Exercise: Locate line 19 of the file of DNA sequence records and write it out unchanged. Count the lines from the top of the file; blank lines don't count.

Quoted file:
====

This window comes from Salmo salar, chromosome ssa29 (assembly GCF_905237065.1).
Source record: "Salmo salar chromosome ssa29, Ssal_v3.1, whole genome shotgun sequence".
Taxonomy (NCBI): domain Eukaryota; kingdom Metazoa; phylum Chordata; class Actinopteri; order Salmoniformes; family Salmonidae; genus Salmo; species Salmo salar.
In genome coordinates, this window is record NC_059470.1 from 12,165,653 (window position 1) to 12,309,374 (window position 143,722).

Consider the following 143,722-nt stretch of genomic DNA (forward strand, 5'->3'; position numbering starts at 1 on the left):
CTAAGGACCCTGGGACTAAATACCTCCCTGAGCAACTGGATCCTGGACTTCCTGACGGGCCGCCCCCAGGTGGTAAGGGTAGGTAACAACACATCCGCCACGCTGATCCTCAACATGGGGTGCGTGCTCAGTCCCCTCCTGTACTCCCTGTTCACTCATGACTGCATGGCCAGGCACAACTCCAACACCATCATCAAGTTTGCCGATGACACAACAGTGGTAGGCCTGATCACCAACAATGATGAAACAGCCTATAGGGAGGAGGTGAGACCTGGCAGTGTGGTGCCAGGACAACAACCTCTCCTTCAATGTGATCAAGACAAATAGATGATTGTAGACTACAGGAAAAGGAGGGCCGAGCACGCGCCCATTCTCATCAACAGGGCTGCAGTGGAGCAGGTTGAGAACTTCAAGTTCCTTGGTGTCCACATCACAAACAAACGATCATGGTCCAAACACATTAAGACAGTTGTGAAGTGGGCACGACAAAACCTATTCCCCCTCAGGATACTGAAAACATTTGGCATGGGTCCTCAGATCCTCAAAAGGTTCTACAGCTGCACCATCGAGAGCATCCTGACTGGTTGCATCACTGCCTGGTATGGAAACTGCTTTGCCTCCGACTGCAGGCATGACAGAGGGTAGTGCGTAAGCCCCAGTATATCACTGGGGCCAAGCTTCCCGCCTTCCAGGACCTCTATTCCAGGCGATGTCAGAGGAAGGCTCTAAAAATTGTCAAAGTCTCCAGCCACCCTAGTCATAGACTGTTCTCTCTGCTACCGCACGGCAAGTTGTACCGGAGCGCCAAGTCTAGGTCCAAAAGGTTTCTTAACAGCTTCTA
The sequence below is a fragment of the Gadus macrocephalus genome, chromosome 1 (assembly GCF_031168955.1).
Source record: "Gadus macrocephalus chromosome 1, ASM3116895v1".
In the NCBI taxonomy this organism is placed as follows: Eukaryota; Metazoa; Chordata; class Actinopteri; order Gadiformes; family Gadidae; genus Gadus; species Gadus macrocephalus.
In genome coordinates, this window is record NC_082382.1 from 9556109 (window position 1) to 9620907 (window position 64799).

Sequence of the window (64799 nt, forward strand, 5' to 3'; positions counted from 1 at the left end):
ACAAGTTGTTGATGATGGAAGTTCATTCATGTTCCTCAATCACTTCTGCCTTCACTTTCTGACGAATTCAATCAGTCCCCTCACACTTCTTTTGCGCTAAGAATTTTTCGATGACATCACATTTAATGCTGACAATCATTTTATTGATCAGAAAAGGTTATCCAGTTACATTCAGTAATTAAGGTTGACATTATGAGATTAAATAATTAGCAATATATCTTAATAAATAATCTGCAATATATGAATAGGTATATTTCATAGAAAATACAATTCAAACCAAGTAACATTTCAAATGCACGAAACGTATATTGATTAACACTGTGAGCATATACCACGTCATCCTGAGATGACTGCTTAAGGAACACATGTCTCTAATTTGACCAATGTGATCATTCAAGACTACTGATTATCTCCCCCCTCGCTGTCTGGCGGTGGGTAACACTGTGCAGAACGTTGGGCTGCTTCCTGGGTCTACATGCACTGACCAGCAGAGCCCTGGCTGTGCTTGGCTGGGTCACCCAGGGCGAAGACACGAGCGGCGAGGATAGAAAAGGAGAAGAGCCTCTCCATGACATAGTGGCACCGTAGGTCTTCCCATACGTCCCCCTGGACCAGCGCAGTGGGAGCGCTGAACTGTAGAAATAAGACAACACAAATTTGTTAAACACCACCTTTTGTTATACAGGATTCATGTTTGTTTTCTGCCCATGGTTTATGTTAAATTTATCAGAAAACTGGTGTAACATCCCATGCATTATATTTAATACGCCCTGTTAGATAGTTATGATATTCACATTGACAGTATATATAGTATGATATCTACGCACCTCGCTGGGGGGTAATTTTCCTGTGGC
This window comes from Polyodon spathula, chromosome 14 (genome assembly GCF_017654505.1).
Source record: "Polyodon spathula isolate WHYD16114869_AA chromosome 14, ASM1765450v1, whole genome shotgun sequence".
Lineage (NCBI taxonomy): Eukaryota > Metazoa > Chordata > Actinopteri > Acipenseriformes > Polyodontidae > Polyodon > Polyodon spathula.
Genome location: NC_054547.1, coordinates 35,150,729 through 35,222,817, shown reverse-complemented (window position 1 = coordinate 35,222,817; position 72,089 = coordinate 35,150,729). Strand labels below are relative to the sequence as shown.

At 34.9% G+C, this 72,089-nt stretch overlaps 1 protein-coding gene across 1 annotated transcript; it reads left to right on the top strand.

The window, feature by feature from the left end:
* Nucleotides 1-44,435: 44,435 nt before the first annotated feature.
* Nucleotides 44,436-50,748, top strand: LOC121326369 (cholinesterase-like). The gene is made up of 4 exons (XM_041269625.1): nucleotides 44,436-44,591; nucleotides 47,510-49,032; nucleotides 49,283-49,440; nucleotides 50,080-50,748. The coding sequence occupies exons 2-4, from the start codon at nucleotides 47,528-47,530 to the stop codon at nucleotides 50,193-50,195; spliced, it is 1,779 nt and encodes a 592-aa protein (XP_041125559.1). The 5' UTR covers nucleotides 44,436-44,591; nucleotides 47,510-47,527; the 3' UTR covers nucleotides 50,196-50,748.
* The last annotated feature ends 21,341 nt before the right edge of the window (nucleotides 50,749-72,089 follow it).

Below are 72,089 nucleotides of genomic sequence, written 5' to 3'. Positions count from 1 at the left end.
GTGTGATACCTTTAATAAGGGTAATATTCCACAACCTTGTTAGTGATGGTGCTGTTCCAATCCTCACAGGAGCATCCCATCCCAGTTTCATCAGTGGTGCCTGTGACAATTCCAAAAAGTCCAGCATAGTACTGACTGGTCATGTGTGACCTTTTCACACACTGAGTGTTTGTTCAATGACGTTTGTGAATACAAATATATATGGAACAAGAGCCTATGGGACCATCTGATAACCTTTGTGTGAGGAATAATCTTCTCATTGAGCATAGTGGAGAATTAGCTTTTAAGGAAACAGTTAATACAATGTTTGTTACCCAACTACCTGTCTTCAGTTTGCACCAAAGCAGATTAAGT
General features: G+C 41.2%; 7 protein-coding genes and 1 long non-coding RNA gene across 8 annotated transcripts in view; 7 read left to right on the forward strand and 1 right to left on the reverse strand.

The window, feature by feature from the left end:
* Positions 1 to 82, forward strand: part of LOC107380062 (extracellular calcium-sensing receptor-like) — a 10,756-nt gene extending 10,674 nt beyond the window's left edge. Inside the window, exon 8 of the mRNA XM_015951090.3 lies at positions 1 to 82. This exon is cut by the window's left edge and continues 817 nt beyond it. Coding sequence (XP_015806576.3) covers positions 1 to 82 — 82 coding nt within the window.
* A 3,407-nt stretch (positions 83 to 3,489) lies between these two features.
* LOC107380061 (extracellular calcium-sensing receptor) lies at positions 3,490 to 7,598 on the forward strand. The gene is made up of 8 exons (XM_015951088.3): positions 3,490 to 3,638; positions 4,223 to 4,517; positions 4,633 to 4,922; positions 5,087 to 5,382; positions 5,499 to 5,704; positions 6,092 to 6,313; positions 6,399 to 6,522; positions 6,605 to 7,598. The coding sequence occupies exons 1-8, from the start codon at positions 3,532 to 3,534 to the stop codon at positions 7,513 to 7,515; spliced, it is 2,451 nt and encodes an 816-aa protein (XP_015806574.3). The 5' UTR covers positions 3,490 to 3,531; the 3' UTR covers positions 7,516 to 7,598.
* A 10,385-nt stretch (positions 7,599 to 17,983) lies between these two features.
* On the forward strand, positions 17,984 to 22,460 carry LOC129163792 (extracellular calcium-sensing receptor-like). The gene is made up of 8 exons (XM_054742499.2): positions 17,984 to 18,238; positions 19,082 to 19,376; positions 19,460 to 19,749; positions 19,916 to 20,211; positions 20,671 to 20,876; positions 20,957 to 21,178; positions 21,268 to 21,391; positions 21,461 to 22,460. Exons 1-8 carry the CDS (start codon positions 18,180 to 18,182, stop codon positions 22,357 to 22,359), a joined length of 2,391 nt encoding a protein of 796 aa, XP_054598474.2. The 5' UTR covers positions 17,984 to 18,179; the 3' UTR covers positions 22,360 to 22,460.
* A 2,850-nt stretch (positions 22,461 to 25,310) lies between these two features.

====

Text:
* Nucleotides 1-44,435: 44,435 nt before the first annotated feature.